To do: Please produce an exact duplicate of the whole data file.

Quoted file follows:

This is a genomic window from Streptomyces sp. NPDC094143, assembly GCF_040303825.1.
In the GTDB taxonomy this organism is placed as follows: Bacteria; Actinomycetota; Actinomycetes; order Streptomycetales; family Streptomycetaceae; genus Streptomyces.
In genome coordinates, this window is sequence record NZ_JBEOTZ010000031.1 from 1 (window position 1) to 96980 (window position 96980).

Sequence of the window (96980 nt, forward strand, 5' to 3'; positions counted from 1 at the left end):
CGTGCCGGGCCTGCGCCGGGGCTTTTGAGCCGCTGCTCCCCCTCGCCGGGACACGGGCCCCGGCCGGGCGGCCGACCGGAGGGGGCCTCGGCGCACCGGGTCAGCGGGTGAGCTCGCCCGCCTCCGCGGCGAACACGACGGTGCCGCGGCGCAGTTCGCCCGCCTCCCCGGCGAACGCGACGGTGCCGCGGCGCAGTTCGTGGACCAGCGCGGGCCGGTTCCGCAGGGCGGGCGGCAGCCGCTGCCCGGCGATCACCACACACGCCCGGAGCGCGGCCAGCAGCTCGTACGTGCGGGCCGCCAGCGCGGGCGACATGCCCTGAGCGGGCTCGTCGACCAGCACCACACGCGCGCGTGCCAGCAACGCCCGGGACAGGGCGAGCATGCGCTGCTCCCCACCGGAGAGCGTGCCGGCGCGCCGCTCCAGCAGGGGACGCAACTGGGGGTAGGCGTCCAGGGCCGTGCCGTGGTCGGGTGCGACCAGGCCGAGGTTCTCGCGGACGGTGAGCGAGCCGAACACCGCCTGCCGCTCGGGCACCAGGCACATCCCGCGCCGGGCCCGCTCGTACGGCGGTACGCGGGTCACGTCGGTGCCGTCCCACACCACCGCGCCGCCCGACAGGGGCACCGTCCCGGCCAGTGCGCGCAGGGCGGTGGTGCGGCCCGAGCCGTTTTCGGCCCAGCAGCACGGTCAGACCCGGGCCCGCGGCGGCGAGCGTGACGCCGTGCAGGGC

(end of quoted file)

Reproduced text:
This is a genomic window from Streptomyces sp. NPDC094143, assembly GCF_040303825.1.
In the GTDB taxonomy this organism is placed as follows: Bacteria; Actinomycetota; Actinomycetes; order Streptomycetales; family Streptomycetaceae; genus Streptomyces.
In genome coordinates, this window is sequence record NZ_JBEOTZ010000031.1 from 1 (window position 1) to 96980 (window position 96980).

Sequence of the window (96980 nt, forward strand, 5' to 3'; positions counted from 1 at the left end):
CGTGCCGGGCCTGCGCCGGGGCTTTTGAGCCGCTGCTCCCCCTCGCCGGGACACGGGCCCCGGCCGGGCGGCCGACCGGAGGGGGCCTCGGCGCACCGGGTCAGCGGGTGAGCTCGCCCGCCTCCGCGGCGAACACGACGGTGCCGCGGCGCAGTTCGCCCGCCTCCCCGGCGAACGCGACGGTGCCGCGGCGCAGTTCGTGGACCAGCGCGGGCCGGTTCCGCAGGGCGGGCGGCAGCCGCTGCCCGGCGATCACCACACACGCCCGGAGCGCGGCCAGCAGCTCGTACGTGCGGGCCGCCAGCGCGGGCGACATGCCCTGAGCGGGCTCGTCGACCAGCACCACACGCGCGCGTGCCAGCAACGCCCGGGACAGGGCGAGCATGCGCTGCTCCCCACCGGAGAGCGTGCCGGCGCGCCGCTCCAGCAGGGGACGCAACTGGGGGTAGGCGTCCAGGGCCGTGCCGTGGTCGGGTGCGACCAGGCCGAGGTTCTCGCGGACGGTGAGCGAGCCGAACACCGCCTGCCGCTCGGGCACCAGGCACATCCCGCGCCGGGCCCGCTCGTACGGCGGTACGCGGGTCACGTCGGTGCCGTCCCACACCACCGCGCCGCCCGACAGGGGCACCGTCCCGGCCAGTGCGCGCAGGGCGGTGGTGCGGCCCGAGCCGTTTTCGGCCCAGCAGCACGGTCAGACCCGGGCCCGCGGCGGCGAGCGTGACGCCGTGCAGGGC